Anyway. Where was I? Oh yes…

So I’ve made a habit of stopping what I’m doing, grabbing my phone or a notebook (whichever is closest), and writing these ideas down the minute I think of them because you never know when consulting the “Randomly Generated Thought Catalog” might come in handy or be your only option to combat the dreaded -stage whisper- writer’s block.

All that being said, imagine my surprise when I checked my phone yesterday shortly after I woke up and saw this:


My initial thoughts:
(A) That some kind of Alien lifeform had attempted to contact me using a crudely sketched memo on my Android.
(B) That a tiny Woodland elf had made his way into my home and attempted to add Keebler Tollhouse cookies to my grocery list, but being so small, he was forced to skate across my phone screen, explaining the horrible penmanship.

After dismissing these ideas as unlikely, I realized that I must have had one of my randomly generated thoughts and written myself a note in my sleep.

I spent some time deciphering the text, and it seems to say “something about how he tied his shoes. ” I have no idea if this was part of a dream I was having or if my unconscious self thought it would be a great character description… But apparently there was just something about how someone tied their shoes that inspired me to the point of being able to sleep-navigate my phone to the memo gadget and attempt communication with my conscious self.

Considering the effort Geoffrey went through to convey this message to me, I feel like i owe it to him to take this suggestion seriously and write a short story right away… With the first line being, “There was just something about the way he tied his shoes.” Maybe his habit of double knotting showed self-doubt.  Who knows? But I’m going to give it a shot.

I know by now you’re all on the edge of your seat. So stay tuned for the rest of the story….

My Literary Resolutions for 2015

While I almost never actually go through with resolutions, I think that, writing-wise, I could always benefit from resolving to do better. So all things considered, these are my literary resolutions for 2015.

1. I have a horrible tendency to only write when I have a lot of free time and the conditions are perfect… like when no one is home or everyone’s asleep, I’m in a productive mood, and I have several hours to spare, I will get everything together and sit down to do this super complicated chore.  But in reality, writing isn’t a chore, and it isn’t always complicated.  I want to get better at being able to write in small pieces. Just boot up the computer or get out the notepad and write.

2. Which leads me to number two. I want to TRY to write more by hand. I have carpal tunnel, and while typing is bad for it, handwriting seems worse. By the time I get through one page, my hand is completely numb. However, my Dr told me about some wrist stretches, and I’m going to give them a shot. While handwriting takes longer than typing, I believe it’ll help me be more concise in my writing and to learn that I don’t always have to go back and change that same word or phrase fifteen times to get it just right. Sometimes the first word that comes to mind is best.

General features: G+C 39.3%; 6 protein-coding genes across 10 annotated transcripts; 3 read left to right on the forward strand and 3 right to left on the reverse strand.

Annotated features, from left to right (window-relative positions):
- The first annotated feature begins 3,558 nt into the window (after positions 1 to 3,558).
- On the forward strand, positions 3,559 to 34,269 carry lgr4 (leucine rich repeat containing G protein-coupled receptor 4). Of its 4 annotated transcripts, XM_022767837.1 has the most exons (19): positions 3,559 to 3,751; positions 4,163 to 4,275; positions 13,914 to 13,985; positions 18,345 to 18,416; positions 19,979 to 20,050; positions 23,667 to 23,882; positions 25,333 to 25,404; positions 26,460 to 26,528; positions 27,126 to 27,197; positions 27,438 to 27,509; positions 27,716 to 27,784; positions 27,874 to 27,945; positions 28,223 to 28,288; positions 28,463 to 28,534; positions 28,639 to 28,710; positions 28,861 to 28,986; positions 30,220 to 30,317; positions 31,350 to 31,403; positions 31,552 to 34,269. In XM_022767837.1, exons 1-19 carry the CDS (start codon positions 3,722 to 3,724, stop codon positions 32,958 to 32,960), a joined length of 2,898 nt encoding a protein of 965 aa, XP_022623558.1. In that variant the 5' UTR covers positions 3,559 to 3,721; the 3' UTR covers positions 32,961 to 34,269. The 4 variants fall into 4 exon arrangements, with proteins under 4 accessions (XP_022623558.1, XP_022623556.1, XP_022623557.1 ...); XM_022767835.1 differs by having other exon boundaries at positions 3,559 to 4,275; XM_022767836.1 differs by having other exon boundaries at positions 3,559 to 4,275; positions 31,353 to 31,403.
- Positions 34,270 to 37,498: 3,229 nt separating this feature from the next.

What about you? Any New Year Resolutions literary or otherwise?

Anxious, Depressed, and Literarily Inclined

My initial intention was to create a cookie-cutter writer’s blog about books, writing, reading, more writing, and even writing about writing. However, at the last moment, a large part of me staged a surprisingly intense intervention with the smaller part of me. Differences were hashed out, a die was cast, and a compromise was made. If I’m going to put myself out here and attempt to portray an even remotely honest version of myself, I’m going to be real. No sugar, no candy coating, and no frilly decor. Just plain old, unadulterated me. So . . . Here it is.

This is my blog—a blog about real life, living with anxiety and depression, the ups and downs of marriage, and of course writing, reading, words, grammar, books I love, books I hate, and everything literary. Writing is a major part of who I am, but I’d be kidding myself and you if I pretended not to be dramatically affected by the other important parts of myself. Some may call them imperfections, and I’ll admit, there are times when I would wholeheartedly agree, but those imperfections make me who I am. As cliché as that is, it’s also true. Why do you suppose so many famous authors suffered from depression, anxiety, alcoholism, etc.? The troubled simply have more to write about.

That being said . . . I pledge to be brutally honest, even when it’s ugly. Especially when it’s ugly. Because somewhere out there, someone else feels the way I feel, somebody else is struggling alongside me, and maybe they have an intense passion for the written word as well. Who knows? Either way, if I had to choose between entertaining thousands and helping a few, I would help. Every single time.

So . . . I’m Brandy. Welcome to my blog. Welcome to my life. I’ll warn you; it’s rocky, but we have life vests. I will dedicate my next few blog posts to further introducing myself and the different challenges I face, and then we’ll get to the good stuff.